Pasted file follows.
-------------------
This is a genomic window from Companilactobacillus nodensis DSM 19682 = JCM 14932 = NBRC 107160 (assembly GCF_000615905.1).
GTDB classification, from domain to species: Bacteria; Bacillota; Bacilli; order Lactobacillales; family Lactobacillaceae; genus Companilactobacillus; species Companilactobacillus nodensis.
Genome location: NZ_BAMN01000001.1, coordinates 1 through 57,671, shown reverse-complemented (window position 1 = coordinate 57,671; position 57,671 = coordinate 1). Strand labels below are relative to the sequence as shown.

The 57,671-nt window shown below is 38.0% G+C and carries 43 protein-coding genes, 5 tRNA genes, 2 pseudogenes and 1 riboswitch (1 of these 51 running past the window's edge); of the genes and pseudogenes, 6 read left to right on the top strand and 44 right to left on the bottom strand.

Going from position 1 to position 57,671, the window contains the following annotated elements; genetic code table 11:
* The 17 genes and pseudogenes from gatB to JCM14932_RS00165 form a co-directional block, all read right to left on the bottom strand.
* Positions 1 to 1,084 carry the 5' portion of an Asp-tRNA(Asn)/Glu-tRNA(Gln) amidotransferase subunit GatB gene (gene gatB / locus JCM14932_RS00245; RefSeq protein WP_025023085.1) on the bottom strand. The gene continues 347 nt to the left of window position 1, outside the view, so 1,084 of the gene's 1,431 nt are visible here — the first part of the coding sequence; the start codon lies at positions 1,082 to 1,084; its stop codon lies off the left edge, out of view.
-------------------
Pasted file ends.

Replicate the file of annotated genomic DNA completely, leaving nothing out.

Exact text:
This is a genomic window from Companilactobacillus nodensis DSM 19682 = JCM 14932 = NBRC 107160 (assembly GCF_000615905.1).
GTDB classification, from domain to species: Bacteria; Bacillota; Bacilli; order Lactobacillales; family Lactobacillaceae; genus Companilactobacillus; species Companilactobacillus nodensis.
Genome location: NZ_BAMN01000001.1, coordinates 1 through 57,671, shown reverse-complemented (window position 1 = coordinate 57,671; position 57,671 = coordinate 1). Strand labels below are relative to the sequence as shown.

The 57,671-nt window shown below is 38.0% G+C and carries 43 protein-coding genes, 5 tRNA genes, 2 pseudogenes and 1 riboswitch (1 of these 51 running past the window's edge); of the genes and pseudogenes, 6 read left to right on the top strand and 44 right to left on the bottom strand.

Going from position 1 to position 57,671, the window contains the following annotated elements; genetic code table 11:
* The 17 genes and pseudogenes from gatB to JCM14932_RS00165 form a co-directional block, all read right to left on the bottom strand.
* Positions 1 to 1,084 carry the 5' portion of an Asp-tRNA(Asn)/Glu-tRNA(Gln) amidotransferase subunit GatB gene (gene gatB / locus JCM14932_RS00245; RefSeq protein WP_025023085.1) on the bottom strand. The gene continues 347 nt to the left of window position 1, outside the view, so 1,084 of the gene's 1,431 nt are visible here — the first part of the coding sequence; the start codon lies at positions 1,082 to 1,084; its stop codon lies off the left edge, out of view.